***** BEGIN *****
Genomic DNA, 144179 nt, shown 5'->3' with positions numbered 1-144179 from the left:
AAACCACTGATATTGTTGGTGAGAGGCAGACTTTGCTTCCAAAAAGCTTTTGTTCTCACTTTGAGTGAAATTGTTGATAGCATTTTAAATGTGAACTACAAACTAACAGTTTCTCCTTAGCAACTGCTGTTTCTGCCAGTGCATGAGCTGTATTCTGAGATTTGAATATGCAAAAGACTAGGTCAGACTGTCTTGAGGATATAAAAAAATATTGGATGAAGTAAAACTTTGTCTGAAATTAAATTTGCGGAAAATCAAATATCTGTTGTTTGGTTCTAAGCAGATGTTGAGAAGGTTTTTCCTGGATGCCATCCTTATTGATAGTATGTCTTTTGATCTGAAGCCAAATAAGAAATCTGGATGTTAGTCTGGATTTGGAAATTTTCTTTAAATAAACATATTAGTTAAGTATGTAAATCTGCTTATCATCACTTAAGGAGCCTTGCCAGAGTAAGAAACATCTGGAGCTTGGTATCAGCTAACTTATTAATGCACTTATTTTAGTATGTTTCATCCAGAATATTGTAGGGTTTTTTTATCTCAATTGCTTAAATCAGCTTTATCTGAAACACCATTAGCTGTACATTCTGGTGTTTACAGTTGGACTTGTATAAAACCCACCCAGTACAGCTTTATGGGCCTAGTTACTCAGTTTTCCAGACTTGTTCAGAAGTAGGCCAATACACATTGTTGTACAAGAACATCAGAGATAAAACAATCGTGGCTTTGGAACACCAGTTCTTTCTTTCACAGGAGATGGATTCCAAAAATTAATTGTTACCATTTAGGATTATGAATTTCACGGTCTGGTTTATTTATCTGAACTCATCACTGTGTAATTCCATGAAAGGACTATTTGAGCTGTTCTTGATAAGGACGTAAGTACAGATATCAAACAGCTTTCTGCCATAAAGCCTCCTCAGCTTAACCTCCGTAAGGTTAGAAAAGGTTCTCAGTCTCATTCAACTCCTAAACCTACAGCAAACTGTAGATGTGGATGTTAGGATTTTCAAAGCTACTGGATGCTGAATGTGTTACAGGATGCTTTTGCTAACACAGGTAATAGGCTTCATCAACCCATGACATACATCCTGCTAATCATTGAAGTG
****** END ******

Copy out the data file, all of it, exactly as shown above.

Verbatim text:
Genomic DNA, 144179 nt, shown 5'->3' with positions numbered 1-144179 from the left:
AAACCACTGATATTGTTGGTGAGAGGCAGACTTTGCTTCCAAAAAGCTTTTGTTCTCACTTTGAGTGAAATTGTTGATAGCATTTTAAATGTGAACTACAAACTAACAGTTTCTCCTTAGCAACTGCTGTTTCTGCCAGTGCATGAGCTGTATTCTGAGATTTGAATATGCAAAAGACTAGGTCAGACTGTCTTGAGGATATAAAAAAATATTGGATGAAGTAAAACTTTGTCTGAAATTAAATTTGCGGAAAATCAAATATCTGTTGTTTGGTTCTAAGCAGATGTTGAGAAGGTTTTTCCTGGATGCCATCCTTATTGATAGTATGTCTTTTGATCTGAAGCCAAATAAGAAATCTGGATGTTAGTCTGGATTTGGAAATTTTCTTTAAATAAACATATTAGTTAAGTATGTAAATCTGCTTATCATCACTTAAGGAGCCTTGCCAGAGTAAGAAACATCTGGAGCTTGGTATCAGCTAACTTATTAATGCACTTATTTTAGTATGTTTCATCCAGAATATTGTAGGGTTTTTTTATCTCAATTGCTTAAATCAGCTTTATCTGAAACACCATTAGCTGTACATTCTGGTGTTTACAGTTGGACTTGTATAAAACCCACCCAGTACAGCTTTATGGGCCTAGTTACTCAGTTTTCCAGACTTGTTCAGAAGTAGGCCAATACACATTGTTGTACAAGAACATCAGAGATAAAACAATCGTGGCTTTGGAACACCAGTTCTTTCTTTCACAGGAGATGGATTCCAAAAATTAATTGTTACCATTTAGGATTATGAATTTCACGGTCTGGTTTATTTATCTGAACTCATCACTGTGTAATTCCATGAAAGGACTATTTGAGCTGTTCTTGATAAGGACGTAAGTACAGATATCAAACAGCTTTCTGCCATAAAGCCTCCTCAGCTTAACCTCCGTAAGGTTAGAAAAGGTTCTCAGTCTCATTCAACTCCTAAACCTACAGCAAACTGTAGATGTGGATGTTAGGATTTTCAAAGCTACTGGATGCTGAATGTGTTACAGGATGCTTTTGCTAACACAGGTAATAGGCTTCATCAACCCATGACATACATCCTGCTAATCATTGAAGTG